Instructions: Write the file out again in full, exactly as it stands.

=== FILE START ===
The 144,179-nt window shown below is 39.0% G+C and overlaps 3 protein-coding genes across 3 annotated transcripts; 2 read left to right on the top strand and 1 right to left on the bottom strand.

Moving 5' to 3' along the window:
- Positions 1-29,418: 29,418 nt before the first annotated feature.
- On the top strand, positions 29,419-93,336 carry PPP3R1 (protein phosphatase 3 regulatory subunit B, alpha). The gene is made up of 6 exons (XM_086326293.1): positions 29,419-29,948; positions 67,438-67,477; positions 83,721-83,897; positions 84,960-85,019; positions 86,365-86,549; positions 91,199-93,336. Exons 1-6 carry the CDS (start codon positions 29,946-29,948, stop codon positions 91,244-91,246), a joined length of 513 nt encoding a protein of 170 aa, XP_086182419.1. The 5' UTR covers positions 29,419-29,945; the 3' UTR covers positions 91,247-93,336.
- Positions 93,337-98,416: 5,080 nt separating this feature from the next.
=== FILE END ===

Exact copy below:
The 144,179-nt window shown below is 39.0% G+C and overlaps 3 protein-coding genes across 3 annotated transcripts; 2 read left to right on the top strand and 1 right to left on the bottom strand.

Moving 5' to 3' along the window:
- Positions 1-29,418: 29,418 nt before the first annotated feature.
- On the top strand, positions 29,419-93,336 carry PPP3R1 (protein phosphatase 3 regulatory subunit B, alpha). The gene is made up of 6 exons (XM_086326293.1): positions 29,419-29,948; positions 67,438-67,477; positions 83,721-83,897; positions 84,960-85,019; positions 86,365-86,549; positions 91,199-93,336. Exons 1-6 carry the CDS (start codon positions 29,946-29,948, stop codon positions 91,244-91,246), a joined length of 513 nt encoding a protein of 170 aa, XP_086182419.1. The 5' UTR covers positions 29,419-29,945; the 3' UTR covers positions 91,247-93,336.
- Positions 93,337-98,416: 5,080 nt separating this feature from the next.